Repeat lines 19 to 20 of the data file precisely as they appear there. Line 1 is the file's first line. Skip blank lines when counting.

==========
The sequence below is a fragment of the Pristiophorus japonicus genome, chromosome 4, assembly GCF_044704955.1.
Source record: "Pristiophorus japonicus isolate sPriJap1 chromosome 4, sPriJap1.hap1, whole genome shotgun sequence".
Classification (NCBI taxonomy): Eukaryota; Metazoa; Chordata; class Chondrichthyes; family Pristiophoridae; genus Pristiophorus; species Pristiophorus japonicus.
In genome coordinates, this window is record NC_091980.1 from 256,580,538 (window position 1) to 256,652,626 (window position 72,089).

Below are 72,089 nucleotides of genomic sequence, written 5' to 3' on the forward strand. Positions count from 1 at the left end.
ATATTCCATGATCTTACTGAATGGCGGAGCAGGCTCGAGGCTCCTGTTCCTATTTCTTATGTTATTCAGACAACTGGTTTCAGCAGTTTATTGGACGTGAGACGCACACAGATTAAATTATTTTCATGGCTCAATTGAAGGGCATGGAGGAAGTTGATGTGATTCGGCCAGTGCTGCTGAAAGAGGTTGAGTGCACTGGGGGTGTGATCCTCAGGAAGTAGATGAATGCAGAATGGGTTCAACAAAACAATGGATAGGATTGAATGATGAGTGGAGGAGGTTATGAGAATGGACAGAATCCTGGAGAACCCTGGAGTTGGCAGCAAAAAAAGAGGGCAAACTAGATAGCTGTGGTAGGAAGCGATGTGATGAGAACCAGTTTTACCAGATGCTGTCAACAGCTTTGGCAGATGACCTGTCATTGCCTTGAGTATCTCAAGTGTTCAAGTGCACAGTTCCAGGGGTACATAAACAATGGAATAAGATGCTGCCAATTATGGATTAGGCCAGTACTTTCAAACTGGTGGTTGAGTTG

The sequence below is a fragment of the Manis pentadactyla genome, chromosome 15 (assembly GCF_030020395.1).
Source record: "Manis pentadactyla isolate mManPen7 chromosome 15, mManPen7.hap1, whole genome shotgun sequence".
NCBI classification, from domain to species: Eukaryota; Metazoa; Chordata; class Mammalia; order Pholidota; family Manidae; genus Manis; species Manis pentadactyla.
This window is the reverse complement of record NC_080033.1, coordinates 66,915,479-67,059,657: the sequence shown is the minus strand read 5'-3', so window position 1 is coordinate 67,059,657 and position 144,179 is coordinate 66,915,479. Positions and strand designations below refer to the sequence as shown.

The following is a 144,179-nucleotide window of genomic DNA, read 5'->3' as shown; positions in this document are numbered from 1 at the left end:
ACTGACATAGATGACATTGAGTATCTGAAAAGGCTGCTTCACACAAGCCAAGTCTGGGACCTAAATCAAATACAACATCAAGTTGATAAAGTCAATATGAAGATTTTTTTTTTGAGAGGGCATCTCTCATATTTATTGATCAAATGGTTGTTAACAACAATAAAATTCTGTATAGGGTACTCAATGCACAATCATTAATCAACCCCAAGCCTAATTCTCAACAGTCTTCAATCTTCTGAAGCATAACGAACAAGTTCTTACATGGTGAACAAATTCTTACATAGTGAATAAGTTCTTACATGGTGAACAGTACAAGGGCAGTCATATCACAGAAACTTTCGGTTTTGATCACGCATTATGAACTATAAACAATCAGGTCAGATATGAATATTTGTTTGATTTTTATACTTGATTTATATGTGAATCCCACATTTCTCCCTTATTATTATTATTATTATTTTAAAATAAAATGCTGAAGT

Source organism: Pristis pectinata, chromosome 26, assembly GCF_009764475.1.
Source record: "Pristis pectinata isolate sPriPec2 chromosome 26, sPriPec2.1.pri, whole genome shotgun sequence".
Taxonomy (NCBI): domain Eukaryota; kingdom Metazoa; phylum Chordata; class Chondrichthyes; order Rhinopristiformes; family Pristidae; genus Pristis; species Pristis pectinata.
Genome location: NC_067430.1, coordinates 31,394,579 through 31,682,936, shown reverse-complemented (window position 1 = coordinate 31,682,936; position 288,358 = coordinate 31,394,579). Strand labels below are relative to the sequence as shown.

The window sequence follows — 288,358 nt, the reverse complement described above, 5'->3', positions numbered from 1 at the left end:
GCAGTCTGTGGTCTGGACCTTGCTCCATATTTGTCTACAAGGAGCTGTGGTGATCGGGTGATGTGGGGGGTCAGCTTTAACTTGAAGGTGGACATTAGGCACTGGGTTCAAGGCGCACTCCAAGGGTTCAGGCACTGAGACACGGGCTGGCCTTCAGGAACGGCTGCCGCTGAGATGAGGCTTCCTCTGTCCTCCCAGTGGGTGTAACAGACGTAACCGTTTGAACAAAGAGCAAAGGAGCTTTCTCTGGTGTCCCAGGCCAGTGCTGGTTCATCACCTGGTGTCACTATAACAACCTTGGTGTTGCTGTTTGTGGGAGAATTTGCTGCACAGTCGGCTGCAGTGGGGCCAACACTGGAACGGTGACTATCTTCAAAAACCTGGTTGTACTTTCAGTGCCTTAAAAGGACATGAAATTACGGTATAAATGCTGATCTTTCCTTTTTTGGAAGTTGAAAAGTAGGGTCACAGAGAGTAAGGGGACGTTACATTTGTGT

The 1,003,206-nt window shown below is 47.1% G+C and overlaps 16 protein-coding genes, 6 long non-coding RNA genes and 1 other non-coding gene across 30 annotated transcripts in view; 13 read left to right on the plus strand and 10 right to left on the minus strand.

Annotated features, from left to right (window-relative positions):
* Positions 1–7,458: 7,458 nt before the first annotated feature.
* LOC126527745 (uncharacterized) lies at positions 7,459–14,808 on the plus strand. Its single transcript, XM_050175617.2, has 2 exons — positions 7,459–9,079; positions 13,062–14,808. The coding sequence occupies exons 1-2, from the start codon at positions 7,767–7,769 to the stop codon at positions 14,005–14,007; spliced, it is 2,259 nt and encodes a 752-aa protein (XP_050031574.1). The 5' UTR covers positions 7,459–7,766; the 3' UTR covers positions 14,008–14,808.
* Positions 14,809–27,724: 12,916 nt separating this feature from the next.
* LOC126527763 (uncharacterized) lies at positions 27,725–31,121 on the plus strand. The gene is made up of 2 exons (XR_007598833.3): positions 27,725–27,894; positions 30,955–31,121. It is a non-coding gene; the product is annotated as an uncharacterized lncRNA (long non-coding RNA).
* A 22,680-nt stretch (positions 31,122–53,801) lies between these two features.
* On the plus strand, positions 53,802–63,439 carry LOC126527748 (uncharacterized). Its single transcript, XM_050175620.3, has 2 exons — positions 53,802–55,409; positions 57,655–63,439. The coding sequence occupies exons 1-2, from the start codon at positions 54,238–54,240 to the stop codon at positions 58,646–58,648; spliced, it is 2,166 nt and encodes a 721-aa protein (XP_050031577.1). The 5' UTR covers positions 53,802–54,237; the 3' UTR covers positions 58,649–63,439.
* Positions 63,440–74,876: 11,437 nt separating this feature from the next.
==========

The 1,003,206-nt window shown below is 47.1% G+C and overlaps 16 protein-coding genes, 6 long non-coding RNA genes and 1 other non-coding gene across 30 annotated transcripts in view; 13 read left to right on the plus strand and 10 right to left on the minus strand.

Annotated features, from left to right (window-relative positions):